Ask Bethany House: What’s Your Favorite Bethany House Book?

I see you there, cunning reader who thought I’d completely ignore this question because I was afraid of showing favoritism. Or maybe you thought I’d be vague and say, “That’s like asking me to pick a favorite child.” Haha! Guess I showed you.

The question, from our Ask BHP survey was, “If you had to pick a favorite Bethany House book, which would it be?”

And for me, the answer is easy: my favorite Bethany House book is Saint Ben by John Fischer. Since this novel is out of print and was first published in 1993 (check out that 90s cover!), I’d say this is a pretty safe choice, since none of my current authors can feel left out.

That, of course, isn’t the reason I chose it. Saint Ben will always have a special place in my heart for several reasons.

First, while it turns out that many of my favorite Christian children’s series were published by Bethany House, Saint Ben was different. It’s general fiction, almost a coming-of-age story, and really more for adults than kids, but my sixth grade teacher read it out loud to us one chapter at a time. It was the first book that I can remember distinctly shaping my faith, edging out The Silver Chair by a few months. The story, set in the 1950s, was about more than just the Rose Bowl parade or the Edsel or two pastors’ kids playing pranks on their church congregation, though those are all part of the story. It was about doubt and the courage to ask hard questions of God. That’s something twelve-year-old me was just starting to work through, and I loved realizing I wasn’t alone.

Second, John Fischer was the first author I ever met. I don’t know how my teacher worked it out, and I know it was so last-minute that none of us were able to buy a copy to be signed, but John Fischer came in to speak to my little sixth grade Christian school class, which, of course, I thought was the coolest thing ever.

Third, this one stands up to multiple re-readings now that I’m an adult, and it has a depth I didn’t notice my first time around, handling some difficult topics that you don’t often see in Christian fiction.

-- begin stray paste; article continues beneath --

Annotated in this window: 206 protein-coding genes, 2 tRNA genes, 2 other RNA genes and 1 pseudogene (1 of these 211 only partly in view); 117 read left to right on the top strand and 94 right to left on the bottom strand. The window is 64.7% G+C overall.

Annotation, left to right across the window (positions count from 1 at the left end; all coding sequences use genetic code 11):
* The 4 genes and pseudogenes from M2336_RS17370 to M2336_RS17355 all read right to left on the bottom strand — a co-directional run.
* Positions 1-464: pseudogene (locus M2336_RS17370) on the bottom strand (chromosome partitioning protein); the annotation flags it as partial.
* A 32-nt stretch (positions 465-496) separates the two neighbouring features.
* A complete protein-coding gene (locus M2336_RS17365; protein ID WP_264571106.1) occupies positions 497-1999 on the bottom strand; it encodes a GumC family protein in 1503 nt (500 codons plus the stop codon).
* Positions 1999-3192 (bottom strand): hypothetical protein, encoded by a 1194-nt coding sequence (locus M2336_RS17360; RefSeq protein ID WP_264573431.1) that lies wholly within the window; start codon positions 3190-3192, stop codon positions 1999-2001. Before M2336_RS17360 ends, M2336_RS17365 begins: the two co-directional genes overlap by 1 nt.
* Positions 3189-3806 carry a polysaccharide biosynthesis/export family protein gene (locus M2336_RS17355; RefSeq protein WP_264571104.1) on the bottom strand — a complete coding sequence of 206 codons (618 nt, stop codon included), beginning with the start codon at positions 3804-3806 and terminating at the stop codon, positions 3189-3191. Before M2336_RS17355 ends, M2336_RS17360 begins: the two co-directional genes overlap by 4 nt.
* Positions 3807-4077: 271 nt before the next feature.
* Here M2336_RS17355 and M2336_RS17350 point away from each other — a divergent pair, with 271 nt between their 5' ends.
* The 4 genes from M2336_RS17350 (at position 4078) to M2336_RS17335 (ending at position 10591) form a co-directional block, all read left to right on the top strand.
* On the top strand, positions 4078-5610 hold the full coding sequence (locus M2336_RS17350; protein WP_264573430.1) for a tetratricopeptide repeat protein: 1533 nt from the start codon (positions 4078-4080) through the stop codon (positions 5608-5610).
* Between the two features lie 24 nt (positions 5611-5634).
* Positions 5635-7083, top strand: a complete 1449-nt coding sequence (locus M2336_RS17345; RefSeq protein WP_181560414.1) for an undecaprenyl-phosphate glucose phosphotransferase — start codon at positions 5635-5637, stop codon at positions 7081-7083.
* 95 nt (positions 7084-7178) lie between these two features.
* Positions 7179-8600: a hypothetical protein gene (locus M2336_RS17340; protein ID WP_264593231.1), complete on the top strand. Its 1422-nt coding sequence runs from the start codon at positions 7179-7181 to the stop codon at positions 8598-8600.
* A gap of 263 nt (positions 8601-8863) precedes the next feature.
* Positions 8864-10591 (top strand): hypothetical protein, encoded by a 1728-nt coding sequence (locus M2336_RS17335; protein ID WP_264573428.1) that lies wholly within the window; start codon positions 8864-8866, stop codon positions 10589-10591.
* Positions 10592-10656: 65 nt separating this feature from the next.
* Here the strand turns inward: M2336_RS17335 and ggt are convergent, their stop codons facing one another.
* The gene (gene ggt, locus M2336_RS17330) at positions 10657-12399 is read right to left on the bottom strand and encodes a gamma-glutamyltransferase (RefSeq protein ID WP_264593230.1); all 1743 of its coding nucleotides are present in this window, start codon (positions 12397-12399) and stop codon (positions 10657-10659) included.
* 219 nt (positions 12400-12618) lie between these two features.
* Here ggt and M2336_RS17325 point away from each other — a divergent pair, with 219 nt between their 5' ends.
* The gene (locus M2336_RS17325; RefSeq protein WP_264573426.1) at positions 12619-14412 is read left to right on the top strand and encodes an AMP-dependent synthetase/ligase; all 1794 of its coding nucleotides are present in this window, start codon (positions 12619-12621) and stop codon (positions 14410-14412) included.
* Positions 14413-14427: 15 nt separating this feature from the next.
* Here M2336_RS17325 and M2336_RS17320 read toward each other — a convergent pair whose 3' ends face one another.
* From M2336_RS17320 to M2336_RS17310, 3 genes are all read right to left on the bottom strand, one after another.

At the time, of course, I had no idea Saint Ben was a Bethany House book (at age twelve, I don’t think I realized that someone actually published books—I thought they kind of sprang up onto the shelves by magic). In fact, I didn’t make the connection until I walked into the Bethany House offices for my interview four years ago and saw this painting outside the office of our vice president of sales and marketing.

Turns out, it was a favorite of his too, enough that he wanted to display the original oil painting right by his door. So whenever I walk through the halls of our office, I remember my old friends Ben and Jonathan.

If you get a chance, I’d highly recommend finding a used copy of this classic and reading it. I hope you’ll enjoy it as much as I did!

Can you remember the first fiction book that had an impact on your faith?

4 thoughts on “Ask Bethany House: What’s Your Favorite Bethany House Book?

  1. My favorite was “A Lasting Impression” by Tamera Alexander. She is one of my very favorite historical authors and that cover was absolutely beautiful!

  2. For me it’s my first Christian novel I ever read. I didn’t start reading that genre until I was a new mom back in the early 1990s. It was “The Calling of Emily Evans” by Janette Oke. I wrote her a letter thanking her for such a wonderful book. She sent me a signed copy along with a note tucked inside. I still have the book & the note. I have loved all of her novels. I had no idea there was even such a thing before I became a Christian. It opened a whole new world an grew my love of reading!

  3. Such a hard question, because I read do many BHP books. But the one that I have read the most times is “Remembered” by Tamera Alexander.

  4. The first book other than scripture that caused me to consider my faith and beliefs was The Promise by Chaim Potok. As the boys in this story consider their faith, I found myself pondering my own. I believe I was 12 years old at the time.

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